Bloomberg — After a year to forget, strategists say Brazilian stocks have room to bounce back -- just don’t expect it to be smooth sailing.
Latin America’s largest economy has been home to one of the world’s worst-performing equity markets this year, with the benchmark Ibovespa index heading to its first yearly drop since 2015. With valuations now hovering at the lowest levels in more than a decade, analysts surveyed by Bloomberg forecast an average gain of 20% for the market next year, even as rising interest rates, sluggish growth and a divisive election fuel volatility.
“There is room for tactical upside,” said Caesar Maasry, head of the emerging markets cross-asset strategy team at Goldman Sachs Group Inc. “Still, Brazil’s medium-term outlook is more challenging due to a lack of tangible reform.”
Strategists from JPMorgan Chase & Co. to Bank of America Corp. see the Ibovespa finishing 2022 at 127,000, up from Monday’s close of 105,554, according to the average estimate of 10 analysts surveyed by Bloomberg. None of them had forecast this year’s drop.
List of estimates:
|Ativa Investimentos||Pedro Serra||117,000|
|Bank of America||David Beker||125,000|
|BB Investimentos||Victor Penna||137,000|
|Bradesco BBI||Andre Carvalho||130,000|
|Goldman Sachs||Caesar Maasry||116,000|
|Morgan Stanley||Guilherme Paiva||120,000|
|Santander Brasil||Ricardo Peretti||125,000|
Maasry is the least optimistic of the group, pointing to an historical precedent.
“The fiscal challenge is still significant, and we recall that the country’s last economic recovery from the 2016 recession was quite shallow and short-lived,” Maasry said. “More concerning is that the external environment in 2022 won’t be particularly supportive.”
Still, many others point to stock valuations. The Ibovespa is trading at about 7.8 times forward earnings, way below the 10-year average of 11.7 times. It reached 7.4 times earlier this month, the lowest since 2009.
“We acknowledge a bumpy market ahead with presidential elections in the coming year, but believe the current asymmetry” is too appealing to ignore, Santander strategist Ricardo Peretti wrote in a report.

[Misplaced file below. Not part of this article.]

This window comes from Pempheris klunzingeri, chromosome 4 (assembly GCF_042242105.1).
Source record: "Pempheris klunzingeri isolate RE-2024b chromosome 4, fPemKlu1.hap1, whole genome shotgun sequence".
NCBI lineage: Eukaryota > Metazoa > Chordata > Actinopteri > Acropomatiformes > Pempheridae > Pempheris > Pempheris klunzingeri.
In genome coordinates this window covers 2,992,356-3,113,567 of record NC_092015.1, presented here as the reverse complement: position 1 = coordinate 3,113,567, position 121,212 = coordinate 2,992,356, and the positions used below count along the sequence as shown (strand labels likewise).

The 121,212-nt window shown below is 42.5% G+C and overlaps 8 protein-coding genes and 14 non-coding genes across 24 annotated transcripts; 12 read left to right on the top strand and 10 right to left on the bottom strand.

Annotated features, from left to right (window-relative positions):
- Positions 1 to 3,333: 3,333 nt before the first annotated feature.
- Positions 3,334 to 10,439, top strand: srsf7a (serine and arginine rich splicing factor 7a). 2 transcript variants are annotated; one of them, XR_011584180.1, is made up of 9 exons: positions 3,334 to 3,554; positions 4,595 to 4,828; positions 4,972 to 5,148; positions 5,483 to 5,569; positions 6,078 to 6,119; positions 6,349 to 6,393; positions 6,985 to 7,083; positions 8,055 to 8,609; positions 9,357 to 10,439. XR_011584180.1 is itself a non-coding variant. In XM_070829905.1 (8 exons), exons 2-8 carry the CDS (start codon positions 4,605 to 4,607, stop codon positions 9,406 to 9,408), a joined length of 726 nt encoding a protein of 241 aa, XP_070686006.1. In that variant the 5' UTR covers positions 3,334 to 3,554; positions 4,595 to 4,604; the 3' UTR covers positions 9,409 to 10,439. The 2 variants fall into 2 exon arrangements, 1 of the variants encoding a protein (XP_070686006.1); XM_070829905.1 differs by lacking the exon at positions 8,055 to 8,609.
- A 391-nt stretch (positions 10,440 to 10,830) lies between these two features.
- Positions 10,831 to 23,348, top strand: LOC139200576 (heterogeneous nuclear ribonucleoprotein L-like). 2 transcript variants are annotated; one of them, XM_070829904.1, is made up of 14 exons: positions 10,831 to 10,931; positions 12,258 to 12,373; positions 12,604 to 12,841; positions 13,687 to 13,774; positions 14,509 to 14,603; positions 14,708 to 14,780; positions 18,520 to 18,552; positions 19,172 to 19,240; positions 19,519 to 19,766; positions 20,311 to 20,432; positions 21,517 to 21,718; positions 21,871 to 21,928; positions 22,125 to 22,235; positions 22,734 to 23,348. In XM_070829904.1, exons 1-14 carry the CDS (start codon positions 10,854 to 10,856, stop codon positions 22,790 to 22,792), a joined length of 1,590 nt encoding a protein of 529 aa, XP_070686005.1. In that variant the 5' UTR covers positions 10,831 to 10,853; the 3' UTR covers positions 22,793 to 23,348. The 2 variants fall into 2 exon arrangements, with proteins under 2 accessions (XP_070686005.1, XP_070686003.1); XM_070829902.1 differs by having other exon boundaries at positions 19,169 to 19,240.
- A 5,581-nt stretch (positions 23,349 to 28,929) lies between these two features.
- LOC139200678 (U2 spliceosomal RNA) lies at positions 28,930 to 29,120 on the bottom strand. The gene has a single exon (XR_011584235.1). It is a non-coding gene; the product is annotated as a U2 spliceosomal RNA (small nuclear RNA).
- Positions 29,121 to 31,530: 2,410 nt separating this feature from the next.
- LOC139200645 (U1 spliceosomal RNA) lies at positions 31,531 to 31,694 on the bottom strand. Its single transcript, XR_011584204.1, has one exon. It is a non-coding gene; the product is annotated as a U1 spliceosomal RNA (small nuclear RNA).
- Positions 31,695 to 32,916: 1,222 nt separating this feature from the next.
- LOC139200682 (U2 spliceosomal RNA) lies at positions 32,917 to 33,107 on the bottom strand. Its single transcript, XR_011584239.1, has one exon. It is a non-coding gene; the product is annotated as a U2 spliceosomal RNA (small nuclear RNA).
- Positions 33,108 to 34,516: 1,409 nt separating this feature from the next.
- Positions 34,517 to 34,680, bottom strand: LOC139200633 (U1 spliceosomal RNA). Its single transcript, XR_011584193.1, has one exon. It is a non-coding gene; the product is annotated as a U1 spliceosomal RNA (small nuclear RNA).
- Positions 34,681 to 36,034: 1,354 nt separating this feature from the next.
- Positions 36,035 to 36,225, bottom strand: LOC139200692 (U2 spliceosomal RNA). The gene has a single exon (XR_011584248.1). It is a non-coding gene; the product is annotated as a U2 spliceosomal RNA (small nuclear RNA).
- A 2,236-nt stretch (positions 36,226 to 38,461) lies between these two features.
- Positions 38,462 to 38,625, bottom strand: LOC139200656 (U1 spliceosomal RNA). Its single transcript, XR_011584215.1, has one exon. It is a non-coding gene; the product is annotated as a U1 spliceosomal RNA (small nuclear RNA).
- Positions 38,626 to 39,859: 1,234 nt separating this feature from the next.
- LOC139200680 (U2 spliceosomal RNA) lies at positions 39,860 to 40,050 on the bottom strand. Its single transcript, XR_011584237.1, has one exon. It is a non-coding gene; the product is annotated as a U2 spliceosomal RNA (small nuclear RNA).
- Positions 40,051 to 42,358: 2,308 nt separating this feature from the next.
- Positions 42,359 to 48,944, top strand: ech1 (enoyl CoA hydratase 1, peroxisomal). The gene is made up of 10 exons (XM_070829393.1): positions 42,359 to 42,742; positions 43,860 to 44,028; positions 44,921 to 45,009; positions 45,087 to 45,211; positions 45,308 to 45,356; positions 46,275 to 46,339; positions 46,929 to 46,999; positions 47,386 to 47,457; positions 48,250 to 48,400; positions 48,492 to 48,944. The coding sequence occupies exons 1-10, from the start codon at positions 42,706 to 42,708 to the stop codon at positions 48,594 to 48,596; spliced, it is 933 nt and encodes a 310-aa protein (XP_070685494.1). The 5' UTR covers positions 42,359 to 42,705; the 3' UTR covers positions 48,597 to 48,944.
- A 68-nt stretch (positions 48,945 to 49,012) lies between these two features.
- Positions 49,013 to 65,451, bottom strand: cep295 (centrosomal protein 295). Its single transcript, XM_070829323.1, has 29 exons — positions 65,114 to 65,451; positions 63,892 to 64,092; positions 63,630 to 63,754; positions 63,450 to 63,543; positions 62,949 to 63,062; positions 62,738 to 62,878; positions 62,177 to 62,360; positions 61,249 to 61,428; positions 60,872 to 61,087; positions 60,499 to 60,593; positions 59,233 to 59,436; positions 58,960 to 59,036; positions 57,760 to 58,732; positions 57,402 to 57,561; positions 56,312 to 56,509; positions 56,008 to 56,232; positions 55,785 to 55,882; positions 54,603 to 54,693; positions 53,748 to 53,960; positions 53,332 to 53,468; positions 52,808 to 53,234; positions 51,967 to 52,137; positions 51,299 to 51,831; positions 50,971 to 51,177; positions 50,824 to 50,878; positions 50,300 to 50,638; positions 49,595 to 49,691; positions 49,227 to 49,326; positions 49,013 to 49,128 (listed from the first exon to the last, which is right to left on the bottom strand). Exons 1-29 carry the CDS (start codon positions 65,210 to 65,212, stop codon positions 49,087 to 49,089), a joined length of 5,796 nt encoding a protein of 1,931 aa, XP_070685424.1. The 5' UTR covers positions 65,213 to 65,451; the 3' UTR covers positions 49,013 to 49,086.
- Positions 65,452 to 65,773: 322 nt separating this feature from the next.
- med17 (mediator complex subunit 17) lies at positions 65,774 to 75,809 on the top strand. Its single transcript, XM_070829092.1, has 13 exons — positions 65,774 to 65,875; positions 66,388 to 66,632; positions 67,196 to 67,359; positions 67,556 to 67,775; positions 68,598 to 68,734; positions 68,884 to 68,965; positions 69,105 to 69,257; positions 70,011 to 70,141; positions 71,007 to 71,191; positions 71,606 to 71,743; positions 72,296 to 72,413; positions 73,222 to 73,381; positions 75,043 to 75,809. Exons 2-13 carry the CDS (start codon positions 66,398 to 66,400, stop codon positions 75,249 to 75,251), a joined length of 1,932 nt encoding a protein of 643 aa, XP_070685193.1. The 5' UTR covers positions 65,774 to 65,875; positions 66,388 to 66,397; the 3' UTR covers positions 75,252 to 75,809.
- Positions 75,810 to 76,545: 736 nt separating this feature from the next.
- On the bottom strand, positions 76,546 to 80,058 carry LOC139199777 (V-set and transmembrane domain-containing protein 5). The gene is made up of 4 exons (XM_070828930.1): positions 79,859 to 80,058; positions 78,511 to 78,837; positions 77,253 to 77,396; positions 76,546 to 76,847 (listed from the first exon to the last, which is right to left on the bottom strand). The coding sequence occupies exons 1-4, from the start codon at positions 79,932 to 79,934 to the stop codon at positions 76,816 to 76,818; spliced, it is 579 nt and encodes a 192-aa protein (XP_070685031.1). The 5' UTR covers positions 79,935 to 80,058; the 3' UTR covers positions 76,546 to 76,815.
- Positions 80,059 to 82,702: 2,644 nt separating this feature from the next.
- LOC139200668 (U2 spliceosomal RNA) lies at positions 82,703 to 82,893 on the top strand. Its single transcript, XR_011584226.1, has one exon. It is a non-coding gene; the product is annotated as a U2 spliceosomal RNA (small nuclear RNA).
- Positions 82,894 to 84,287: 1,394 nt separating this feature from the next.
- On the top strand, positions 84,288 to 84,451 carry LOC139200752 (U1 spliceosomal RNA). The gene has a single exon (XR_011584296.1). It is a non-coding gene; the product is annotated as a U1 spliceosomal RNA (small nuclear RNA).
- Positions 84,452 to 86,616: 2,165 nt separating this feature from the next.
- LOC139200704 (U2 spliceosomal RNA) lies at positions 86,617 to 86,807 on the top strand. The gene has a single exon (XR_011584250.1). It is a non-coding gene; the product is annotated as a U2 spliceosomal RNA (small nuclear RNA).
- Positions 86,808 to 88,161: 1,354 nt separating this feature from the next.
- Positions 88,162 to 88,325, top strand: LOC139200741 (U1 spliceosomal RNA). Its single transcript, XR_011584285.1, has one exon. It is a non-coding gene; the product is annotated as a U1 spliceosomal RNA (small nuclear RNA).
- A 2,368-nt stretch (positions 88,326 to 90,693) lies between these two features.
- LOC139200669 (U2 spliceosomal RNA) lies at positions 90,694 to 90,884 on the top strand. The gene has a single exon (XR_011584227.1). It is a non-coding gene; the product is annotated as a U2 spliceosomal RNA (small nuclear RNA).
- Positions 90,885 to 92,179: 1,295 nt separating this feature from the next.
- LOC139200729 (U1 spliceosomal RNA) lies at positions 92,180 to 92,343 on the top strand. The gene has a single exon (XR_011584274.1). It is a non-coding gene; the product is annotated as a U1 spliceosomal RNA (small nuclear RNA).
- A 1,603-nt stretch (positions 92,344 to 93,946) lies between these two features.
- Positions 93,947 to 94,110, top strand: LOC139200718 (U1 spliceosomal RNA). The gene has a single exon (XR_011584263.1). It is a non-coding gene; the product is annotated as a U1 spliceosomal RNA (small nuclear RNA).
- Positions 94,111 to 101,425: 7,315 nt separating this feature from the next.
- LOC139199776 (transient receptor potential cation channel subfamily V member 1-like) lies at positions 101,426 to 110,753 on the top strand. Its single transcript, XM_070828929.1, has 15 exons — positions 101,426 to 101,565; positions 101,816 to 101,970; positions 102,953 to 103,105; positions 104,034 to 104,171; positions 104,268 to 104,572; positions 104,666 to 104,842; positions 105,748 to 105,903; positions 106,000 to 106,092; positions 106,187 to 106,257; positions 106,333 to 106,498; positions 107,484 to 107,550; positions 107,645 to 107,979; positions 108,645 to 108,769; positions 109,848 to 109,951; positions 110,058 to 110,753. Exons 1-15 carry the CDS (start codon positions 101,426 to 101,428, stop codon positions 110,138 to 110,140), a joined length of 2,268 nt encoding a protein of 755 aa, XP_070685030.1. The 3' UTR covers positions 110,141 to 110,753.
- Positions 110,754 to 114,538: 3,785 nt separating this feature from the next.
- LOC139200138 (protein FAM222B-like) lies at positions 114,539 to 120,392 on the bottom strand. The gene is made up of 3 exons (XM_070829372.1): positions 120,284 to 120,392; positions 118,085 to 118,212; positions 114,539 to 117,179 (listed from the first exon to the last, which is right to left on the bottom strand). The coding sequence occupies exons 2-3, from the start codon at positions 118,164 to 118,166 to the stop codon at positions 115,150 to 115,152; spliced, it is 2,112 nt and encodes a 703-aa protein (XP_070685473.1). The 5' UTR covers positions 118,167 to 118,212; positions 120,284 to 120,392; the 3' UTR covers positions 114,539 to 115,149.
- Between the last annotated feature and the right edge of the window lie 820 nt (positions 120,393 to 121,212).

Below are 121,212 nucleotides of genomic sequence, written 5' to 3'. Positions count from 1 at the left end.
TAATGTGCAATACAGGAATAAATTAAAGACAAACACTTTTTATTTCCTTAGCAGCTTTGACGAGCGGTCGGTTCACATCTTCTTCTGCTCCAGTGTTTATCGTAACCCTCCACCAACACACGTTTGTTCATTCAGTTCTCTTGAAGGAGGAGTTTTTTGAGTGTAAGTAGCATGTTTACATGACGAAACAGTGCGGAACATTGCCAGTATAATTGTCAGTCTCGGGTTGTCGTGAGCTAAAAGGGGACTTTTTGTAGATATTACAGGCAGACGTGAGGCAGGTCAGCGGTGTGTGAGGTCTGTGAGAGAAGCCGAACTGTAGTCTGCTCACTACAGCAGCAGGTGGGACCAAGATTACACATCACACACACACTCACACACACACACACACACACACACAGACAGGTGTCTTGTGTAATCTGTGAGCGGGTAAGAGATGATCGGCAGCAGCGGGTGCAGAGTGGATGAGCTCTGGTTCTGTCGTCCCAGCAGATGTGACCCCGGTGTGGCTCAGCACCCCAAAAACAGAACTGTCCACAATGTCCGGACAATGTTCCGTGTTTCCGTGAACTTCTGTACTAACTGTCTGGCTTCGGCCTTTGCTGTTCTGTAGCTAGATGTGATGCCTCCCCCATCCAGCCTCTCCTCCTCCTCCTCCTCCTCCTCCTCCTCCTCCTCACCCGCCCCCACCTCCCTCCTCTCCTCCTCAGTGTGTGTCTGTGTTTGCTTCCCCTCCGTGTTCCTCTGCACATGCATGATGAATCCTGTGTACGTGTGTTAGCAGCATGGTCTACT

The election is due in October, likely pitting President Jair Bolsonaro against against former leftist President Luiz Inacio Lula da Silva, who has been leading opinion polls for the race. Their diverging views on economic policies are helping fuel uncertainty in the market.
At the same time, economists are expecting more steep rate increases, with the economy probably expanding less than 1% next year.
“The risks/rewards are roughly balanced,” said Will Pruett, a Boston-based money manager who oversees about $8 billion at Fidelity Investments, including about $300 million in the Fidelity Latin America Fund. “I’m waiting for more data on the path of inflation and rates before significantly changing my positioning,” said Pruett, who’s currently neutral on Brazil.
A key support for the domestic stock market could be continued foreign inflows. Overseas investors poured 66.3 billion reais ($11.8 billion) into the local market this year through Dec. 22, excluding inflows from equity offerings.
“From a trading point of view, the participation of foreign investors is paramount for the end of the current bear market in Brazil,” according to Morgan Stanley strategists led by Guilherme Paiva, who says the Ibovespa could hit 140,000 in the best of cases. Under the worst -- including lower commodity prices, energy rationing and heterodox macro policies following the presidential election -- they say it could fall to near 88,000.
“We have a cautious outlook on Brazil for 2022,” said Ed Kuczma, who manages $1.2 billion in Latin American equities for BlackRock Inc. and is underweight Brazil. The presidential election “presents the possibility of policy adjustments that create additional uncertainty.”
Among Brazilian stocks, Kuczma has been favoring car-rental companies, telecom and health care. Market volatility ahead of the vote may create opportunities for investors “to build positions in quality companies at attractive valuations,” Kuczma said.
Health care is also among the preferences of Fidelity’s Pruett. He likes Brazilian pharmaceutical firm Hypera SA and is also positive on food retailers.
“We are back at inflation and rate levels that were once considered normal for Brazil,” Pruett said. “The question is whether the past couple of years of lower inflation and rates were outliers,” he said. “The jury is still out.”